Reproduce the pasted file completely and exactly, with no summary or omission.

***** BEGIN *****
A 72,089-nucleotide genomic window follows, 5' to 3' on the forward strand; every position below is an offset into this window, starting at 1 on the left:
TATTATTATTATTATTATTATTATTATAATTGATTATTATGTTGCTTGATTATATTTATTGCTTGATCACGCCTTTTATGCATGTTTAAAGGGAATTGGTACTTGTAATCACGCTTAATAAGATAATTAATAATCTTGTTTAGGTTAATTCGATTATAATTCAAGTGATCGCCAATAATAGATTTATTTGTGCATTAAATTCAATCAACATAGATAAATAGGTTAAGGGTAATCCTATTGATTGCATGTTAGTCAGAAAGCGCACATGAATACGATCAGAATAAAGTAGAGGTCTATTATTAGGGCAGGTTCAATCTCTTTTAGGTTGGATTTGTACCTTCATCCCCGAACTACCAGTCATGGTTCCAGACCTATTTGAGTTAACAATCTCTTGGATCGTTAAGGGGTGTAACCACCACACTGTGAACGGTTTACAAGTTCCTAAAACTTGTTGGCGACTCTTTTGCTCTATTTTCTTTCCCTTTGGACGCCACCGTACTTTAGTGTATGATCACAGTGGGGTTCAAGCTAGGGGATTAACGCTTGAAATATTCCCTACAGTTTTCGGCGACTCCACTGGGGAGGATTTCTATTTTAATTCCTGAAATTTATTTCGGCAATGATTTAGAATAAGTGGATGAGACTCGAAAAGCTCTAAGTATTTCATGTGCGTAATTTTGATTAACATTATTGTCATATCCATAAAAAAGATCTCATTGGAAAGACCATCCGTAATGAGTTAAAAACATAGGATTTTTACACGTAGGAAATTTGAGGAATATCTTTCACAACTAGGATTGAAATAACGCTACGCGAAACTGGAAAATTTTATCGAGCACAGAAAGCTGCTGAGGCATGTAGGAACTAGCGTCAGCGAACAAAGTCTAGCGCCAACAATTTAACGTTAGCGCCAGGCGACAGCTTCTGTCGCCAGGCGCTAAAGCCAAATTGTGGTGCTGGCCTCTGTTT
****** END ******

A 72,089-nucleotide genomic window follows, 5' to 3' on the forward strand; every position below is an offset into this window, starting at 1 on the left:
TATTATTATTATTATTATTATTATTATAATTGATTATTATGTTGCTTGATTATATTTATTGCTTGATCACGCCTTTTATGCATGTTTAAAGGGAATTGGTACTTGTAATCACGCTTAATAAGATAATTAATAATCTTGTTTAGGTTAATTCGATTATAATTCAAGTGATCGCCAATAATAGATTTATTTGTGCATTAAATTCAATCAACATAGATAAATAGGTTAAGGGTAATCCTATTGATTGCATGTTAGTCAGAAAGCGCACATGAATACGATCAGAATAAAGTAGAGGTCTATTATTAGGGCAGGTTCAATCTCTTTTAGGTTGGATTTGTACCTTCATCCCCGAACTACCAGTCATGGTTCCAGACCTATTTGAGTTAACAATCTCTTGGATCGTTAAGGGGTGTAACCACCACACTGTGAACGGTTTACAAGTTCCTAAAACTTGTTGGCGACTCTTTTGCTCTATTTTCTTTCCCTTTGGACGCCACCGTACTTTAGTGTATGATCACAGTGGGGTTCAAGCTAGGGGATTAACGCTTGAAATATTCCCTACAGTTTTCGGCGACTCCACTGGGGAGGATTTCTATTTTAATTCCTGAAATTTATTTCGGCAATGATTTAGAATAAGTGGATGAGACTCGAAAAGCTCTAAGTATTTCATGTGCGTAATTTTGATTAACATTATTGTCATATCCATAAAAAAGATCTCATTGGAAAGACCATCCGTAATGAGTTAAAAACATAGGATTTTTACACGTAGGAAATTTGAGGAATATCTTTCACAACTAGGATTGAAATAACGCTACGCGAAACTGGAAAATTTTATCGAGCACAGAAAGCTGCTGAGGCATGTAGGAACTAGCGTCAGCGAACAAAGTCTAGCGCCAACAATTTAACGTTAGCGCCAGGCGACAGCTTCTGTCGCCAGGCGCTAAAGCCAAATTGTGGTGCTGGCCTCTGTTT